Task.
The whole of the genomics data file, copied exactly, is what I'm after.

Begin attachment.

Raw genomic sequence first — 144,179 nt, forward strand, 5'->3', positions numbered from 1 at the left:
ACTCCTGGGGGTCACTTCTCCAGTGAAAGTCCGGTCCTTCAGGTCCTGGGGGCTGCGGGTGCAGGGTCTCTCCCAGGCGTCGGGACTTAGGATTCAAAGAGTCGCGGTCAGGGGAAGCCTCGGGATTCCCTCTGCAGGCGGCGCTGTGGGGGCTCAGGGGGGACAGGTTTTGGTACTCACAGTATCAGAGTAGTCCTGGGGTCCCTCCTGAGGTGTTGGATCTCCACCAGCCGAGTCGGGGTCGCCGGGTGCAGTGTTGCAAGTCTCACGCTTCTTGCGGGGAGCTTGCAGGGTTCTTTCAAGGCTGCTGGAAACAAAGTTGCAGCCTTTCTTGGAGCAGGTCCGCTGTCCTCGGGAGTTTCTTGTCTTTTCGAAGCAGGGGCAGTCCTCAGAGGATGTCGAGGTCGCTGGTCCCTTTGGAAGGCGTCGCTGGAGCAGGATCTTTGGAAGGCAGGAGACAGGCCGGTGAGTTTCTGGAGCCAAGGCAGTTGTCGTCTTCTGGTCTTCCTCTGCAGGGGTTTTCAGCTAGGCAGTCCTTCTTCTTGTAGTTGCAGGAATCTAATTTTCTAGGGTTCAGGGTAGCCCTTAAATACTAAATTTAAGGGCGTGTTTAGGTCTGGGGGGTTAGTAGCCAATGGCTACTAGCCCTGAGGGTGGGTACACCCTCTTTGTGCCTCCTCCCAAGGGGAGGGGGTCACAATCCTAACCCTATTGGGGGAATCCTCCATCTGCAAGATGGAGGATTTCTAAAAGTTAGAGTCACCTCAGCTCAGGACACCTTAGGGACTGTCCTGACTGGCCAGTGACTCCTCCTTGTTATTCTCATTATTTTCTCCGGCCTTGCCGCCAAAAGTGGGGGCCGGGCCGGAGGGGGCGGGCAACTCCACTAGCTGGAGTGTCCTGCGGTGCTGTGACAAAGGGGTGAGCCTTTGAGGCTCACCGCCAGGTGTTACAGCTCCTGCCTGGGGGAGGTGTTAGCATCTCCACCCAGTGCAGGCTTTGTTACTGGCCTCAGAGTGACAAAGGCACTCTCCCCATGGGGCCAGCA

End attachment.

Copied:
Raw genomic sequence first — 144,179 nt, forward strand, 5'->3', positions numbered from 1 at the left:
ACTCCTGGGGGTCACTTCTCCAGTGAAAGTCCGGTCCTTCAGGTCCTGGGGGCTGCGGGTGCAGGGTCTCTCCCAGGCGTCGGGACTTAGGATTCAAAGAGTCGCGGTCAGGGGAAGCCTCGGGATTCCCTCTGCAGGCGGCGCTGTGGGGGCTCAGGGGGGACAGGTTTTGGTACTCACAGTATCAGAGTAGTCCTGGGGTCCCTCCTGAGGTGTTGGATCTCCACCAGCCGAGTCGGGGTCGCCGGGTGCAGTGTTGCAAGTCTCACGCTTCTTGCGGGGAGCTTGCAGGGTTCTTTCAAGGCTGCTGGAAACAAAGTTGCAGCCTTTCTTGGAGCAGGTCCGCTGTCCTCGGGAGTTTCTTGTCTTTTCGAAGCAGGGGCAGTCCTCAGAGGATGTCGAGGTCGCTGGTCCCTTTGGAAGGCGTCGCTGGAGCAGGATCTTTGGAAGGCAGGAGACAGGCCGGTGAGTTTCTGGAGCCAAGGCAGTTGTCGTCTTCTGGTCTTCCTCTGCAGGGGTTTTCAGCTAGGCAGTCCTTCTTCTTGTAGTTGCAGGAATCTAATTTTCTAGGGTTCAGGGTAGCCCTTAAATACTAAATTTAAGGGCGTGTTTAGGTCTGGGGGGTTAGTAGCCAATGGCTACTAGCCCTGAGGGTGGGTACACCCTCTTTGTGCCTCCTCCCAAGGGGAGGGGGTCACAATCCTAACCCTATTGGGGGAATCCTCCATCTGCAAGATGGAGGATTTCTAAAAGTTAGAGTCACCTCAGCTCAGGACACCTTAGGGACTGTCCTGACTGGCCAGTGACTCCTCCTTGTTATTCTCATTATTTTCTCCGGCCTTGCCGCCAAAAGTGGGGGCCGGGCCGGAGGGGGCGGGCAACTCCACTAGCTGGAGTGTCCTGCGGTGCTGTGACAAAGGGGTGAGCCTTTGAGGCTCACCGCCAGGTGTTACAGCTCCTGCCTGGGGGAGGTGTTAGCATCTCCACCCAGTGCAGGCTTTGTTACTGGCCTCAGAGTGACAAAGGCACTCTCCCCATGGGGCCAGCA